du 15 au 16 décembre 2014
Popular Memory of the Mao Era and its Impact on History


French Centre for Research on Contemporary China in the framework of the ANR-RGC collaborative project “New Approaches to the Mao Era” (CEFC-HKU)


Languages: English and Mandarin with consecutive translation



Since the 1990s, a series of remarkable forms expressing the collective memory of the Mao era has appeared in China, against a background of amnesia and explicit restrictions in the official media, academia, and public commemoration. While some of its expressions may seem anecdotal, it has also produced a crop of unofficial testimonies and investigative studies, on the margins of official channels. Some are about the Educated Youth movement during the Cultural Revolution, others pertain to the political movements of the 1950s, such as the Anti-Rightist movement and the Great Leap Forward (Yang Jisheng). In a similar way, literature has played a key role in documenting alternative views of everyday life in the Maoist era. While writers of the “scar literature” school of the 1980s were easily co-opted into official narratives of the Cultural Revolution, in recent years more radical works have appeared, documenting the 1950s and the Cultural Revolution (Yan Lianke, Yang Xianhui). Unofficial journals like Lao Zhaopian (Old Photographs, edited by Ding Dong), Jiyi (Memory, edited by Wu Di), Kan Lishi (Looking at History, edited by Yang Xiaodong) or Hei wulei (The Five black categories, edited by Jiao Guobiao) are disseminated via the internet. The last 15 years have seen an outpour of independent documentary films, made by ordinary individuals thanks to cheap equipment, documenting family histories and personal memories of various moments in the Mao era, from collectivization to the Cultural Revolution (Hu Jie, Ai Xiaoming). These literary or filmic works, made by ordinary citizens, and published or disseminated through various channels including the internet, also contribute to challenging the existing historiography.

This challenge to history has deep-reaching consequences for a regime whose legitimacy is grounded in the “correct” understanding of history. Since 1981, when the Party put an end to historical debates previously encouraged by Deng, by adopting a resolution “On several points in the history of our Party,” the Party’s monopoly on historiography has remained massive. In this perspective, the struggle for the interpretation of history has potentially major implications for the relations between society and the Chinese Party-state.

By offering an opportunity to present findings from recent fieldwork on various forms of unofficial or popular memory of the Mao Era (social organizations, unofficial journals, literary reportage and documentary film, oral history), this conference proposes to discuss how these various forms of memory can transform our understanding of Chinese history and perhaps Chinese historiography itself. 

Day 1 - 15 December, Maison Suger (FMSH)

第一天: 十二月15号 ,Maison Suger (人文之家基金会Suger楼)

9:30-12:30 The Institutionalization of minjian (popular) memory


Discussant 评论人: Patricia Thornton (Oxford University 牛津大学)

Kirk Denton (Ohio State University 美国俄亥俄州立大学)

“Do Private Museums Offer Space for Alternative History in China? The Jianchuan Museum Cluster, Anren, Sichuan”

 “民办博物馆是否为非主流中国历史提供了空间?- 四川安仁,建川博物馆聚落”

Daniel Leese (Universität Freiburg 弗莱堡大学)

“Redressing Past Injustices in the People's Republic of China: The Case of Beijing Fengtai District, 1978-79”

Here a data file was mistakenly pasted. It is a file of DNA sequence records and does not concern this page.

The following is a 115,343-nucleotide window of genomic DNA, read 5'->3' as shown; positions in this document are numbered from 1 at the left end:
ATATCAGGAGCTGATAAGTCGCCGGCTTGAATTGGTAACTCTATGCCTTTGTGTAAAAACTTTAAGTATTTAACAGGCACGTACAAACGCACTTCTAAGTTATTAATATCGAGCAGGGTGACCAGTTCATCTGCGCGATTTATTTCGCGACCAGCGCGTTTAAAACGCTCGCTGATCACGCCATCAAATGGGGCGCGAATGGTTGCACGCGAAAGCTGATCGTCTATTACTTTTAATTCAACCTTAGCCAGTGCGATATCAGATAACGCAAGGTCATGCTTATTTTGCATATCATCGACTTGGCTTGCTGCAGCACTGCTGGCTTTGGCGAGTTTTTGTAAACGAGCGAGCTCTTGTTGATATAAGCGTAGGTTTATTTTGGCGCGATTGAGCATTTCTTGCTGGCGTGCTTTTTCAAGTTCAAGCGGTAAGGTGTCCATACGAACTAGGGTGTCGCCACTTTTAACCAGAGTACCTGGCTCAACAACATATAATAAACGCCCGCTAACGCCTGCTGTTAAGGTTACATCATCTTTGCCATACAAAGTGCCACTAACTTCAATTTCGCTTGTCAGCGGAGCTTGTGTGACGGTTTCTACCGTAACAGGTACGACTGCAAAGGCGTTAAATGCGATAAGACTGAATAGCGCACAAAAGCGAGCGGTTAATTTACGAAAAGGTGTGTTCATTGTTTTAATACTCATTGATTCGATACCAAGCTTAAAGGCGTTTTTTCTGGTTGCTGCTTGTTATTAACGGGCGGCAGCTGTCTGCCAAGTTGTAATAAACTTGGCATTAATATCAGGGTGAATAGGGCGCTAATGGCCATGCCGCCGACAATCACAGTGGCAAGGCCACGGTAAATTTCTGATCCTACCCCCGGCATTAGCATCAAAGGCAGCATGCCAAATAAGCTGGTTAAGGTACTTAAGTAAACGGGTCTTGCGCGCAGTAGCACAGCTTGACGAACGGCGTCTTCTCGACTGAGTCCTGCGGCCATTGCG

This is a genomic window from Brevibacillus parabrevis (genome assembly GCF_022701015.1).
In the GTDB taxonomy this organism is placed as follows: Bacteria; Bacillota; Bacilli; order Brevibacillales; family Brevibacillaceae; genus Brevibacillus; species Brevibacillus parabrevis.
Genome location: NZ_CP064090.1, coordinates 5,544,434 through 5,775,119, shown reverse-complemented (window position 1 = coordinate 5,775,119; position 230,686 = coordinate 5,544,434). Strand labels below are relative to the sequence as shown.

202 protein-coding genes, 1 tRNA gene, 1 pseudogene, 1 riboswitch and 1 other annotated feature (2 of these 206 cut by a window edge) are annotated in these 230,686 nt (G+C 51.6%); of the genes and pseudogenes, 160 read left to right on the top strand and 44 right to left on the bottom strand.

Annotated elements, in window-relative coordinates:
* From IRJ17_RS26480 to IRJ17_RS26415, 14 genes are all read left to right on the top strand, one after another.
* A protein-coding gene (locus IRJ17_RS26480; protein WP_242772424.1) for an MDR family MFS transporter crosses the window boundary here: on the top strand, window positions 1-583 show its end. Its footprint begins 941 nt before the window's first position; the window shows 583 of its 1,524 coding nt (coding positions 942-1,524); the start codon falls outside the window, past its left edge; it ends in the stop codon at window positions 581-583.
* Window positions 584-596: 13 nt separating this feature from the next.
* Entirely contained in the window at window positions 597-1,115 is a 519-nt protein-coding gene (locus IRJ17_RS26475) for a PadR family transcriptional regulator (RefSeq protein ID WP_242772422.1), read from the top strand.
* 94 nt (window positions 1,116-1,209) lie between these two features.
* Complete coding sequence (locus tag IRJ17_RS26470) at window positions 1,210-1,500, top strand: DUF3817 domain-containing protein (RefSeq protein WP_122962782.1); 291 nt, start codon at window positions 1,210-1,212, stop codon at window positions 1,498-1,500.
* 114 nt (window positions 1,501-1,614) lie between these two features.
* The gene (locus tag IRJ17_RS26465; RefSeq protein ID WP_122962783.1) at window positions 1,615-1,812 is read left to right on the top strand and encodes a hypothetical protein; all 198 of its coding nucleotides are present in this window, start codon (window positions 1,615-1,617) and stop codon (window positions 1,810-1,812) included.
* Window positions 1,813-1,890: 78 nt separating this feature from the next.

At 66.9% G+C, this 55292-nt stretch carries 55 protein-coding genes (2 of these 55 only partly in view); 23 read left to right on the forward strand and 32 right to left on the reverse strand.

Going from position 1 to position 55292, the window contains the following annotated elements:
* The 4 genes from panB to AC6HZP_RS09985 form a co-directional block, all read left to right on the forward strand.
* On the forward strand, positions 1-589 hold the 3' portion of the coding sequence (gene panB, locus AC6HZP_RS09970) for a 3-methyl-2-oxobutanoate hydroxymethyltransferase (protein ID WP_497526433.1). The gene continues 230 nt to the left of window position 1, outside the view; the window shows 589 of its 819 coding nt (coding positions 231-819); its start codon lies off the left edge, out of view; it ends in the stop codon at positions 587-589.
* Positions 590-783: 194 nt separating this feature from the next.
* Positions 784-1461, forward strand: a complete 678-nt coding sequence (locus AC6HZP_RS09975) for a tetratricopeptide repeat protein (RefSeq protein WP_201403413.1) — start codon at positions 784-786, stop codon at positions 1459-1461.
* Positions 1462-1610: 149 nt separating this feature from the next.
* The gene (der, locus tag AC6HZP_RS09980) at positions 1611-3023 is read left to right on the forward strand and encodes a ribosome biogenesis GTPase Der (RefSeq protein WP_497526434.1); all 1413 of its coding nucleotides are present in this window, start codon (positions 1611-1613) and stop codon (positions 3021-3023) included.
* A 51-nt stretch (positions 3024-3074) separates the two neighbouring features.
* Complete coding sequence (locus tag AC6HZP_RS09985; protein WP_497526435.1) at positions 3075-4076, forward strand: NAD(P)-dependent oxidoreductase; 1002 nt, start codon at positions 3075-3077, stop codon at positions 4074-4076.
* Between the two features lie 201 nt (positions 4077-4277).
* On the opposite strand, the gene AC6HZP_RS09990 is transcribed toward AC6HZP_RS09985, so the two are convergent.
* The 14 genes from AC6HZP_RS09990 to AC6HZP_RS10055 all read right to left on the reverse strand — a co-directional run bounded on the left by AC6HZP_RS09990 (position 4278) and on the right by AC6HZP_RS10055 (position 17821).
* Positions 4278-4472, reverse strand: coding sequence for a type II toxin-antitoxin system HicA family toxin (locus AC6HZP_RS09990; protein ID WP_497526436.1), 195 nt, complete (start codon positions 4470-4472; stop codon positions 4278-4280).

Wu Si 吴思

“On the collective memory of the Mao era: the case of the journal Annals of the Yellow Emperor


12:30-14:30: LUNCH 午餐

14:30 - 17:00 Vectors of popular memory


Discussant 评论人: Luba Jurgenson (University of Paris-Sorbonne 巴黎索邦大学)

Judith Pernin 朱迪 (CEFC, IHTP 法国现代中国研究中心,现代历史研究所)

“Recording and staging memory – Two independent films about the rightist Zhang Xianchi”


Sebastian Veg 魏简 (CEFC, EHESS 法国现代中国研究中心, 法国高等社会科学院)

“Fictional and documentary writing about the Mao Years in the 21st century: Yang Xianhui, Yang Jisheng, Yan Lianke”


17:00-17:30: BREAK 休息

17:30-19:00 Film Screening  电影放映

Presented by Anne Kerlan (CNRS, Institut d’Histoire du Temps Présent), filmmaker Hu Jie

Anne Kerlan (法国国家科学研究中心,史研究所)和导演胡杰主

Spark (Xinghuo 星火, dir. by Hu Jie 胡杰, documentary, 2013, 100 min.)

Followed by a Q&A session with the filmmaker.

星火, 胡杰导演,纪录片,2013,100分钟.随后安排与导演胡杰问答交流

Trailer and info on the website of the Taiwan International Documentary Film Festival:




Day 2 - 16 December, CERI, Salle de conferences

第二天: 十二月16号,法国国际研究中心,会议室

9:30-12:30 Reconsidering history: Grassroots Resistance


Discussant 评论人: Lucien Bianco (EHESS 法国高等社会科学院)

Jean-Philippe Béja 白夏 (CNRS 法国国家科学研究中心)

“Resistance against Mao’s transformation of society before the Cultural Revolution: opposition organizations  in activists’ autobiographies”


Frank Dikötter 冯客 (HKU 香港大学)

“The Silent Revolution” 无声革命

This presentation will use fresh archival evidence to look at the many ways in which ordinary people in the countryside relentlessly pursued their own interests, regardless of all the efforts made by Beijing to lock them into a planned economy.

Wang Aihe 王爱和 (HKU 香港大学)

“Apolitical Art, Private Experience, and Alternative Subjectivity in China’s Cultural Revolution”


12:30-14:00 LUNCH 午餐

14:00-17:00 Popular history’s contribution to historiography


Discussant 评论人: Nicolas Werth (CNRS 法国国家科学研究中心)

Michel Bonnin 潘鸣啸 (EHESS 法国高等社会科学院)

“How to understand the sudden end of the rusticated youth movement and how to explain the Xinjiang exception ? The contribution of popular history and memories on this topic.”


Ding Dong 丁东

“Oral History and reflecting on the Mao era” 《口述历史与毛时代的反思》

Wu Di 吴迪

The common memories of the Mao era and their influence on history: the two narratives in oral history



Lieu : La Maison Suger
Localisation : Et le 16 au CERI, 56, rue Jacob, 75006 Paris
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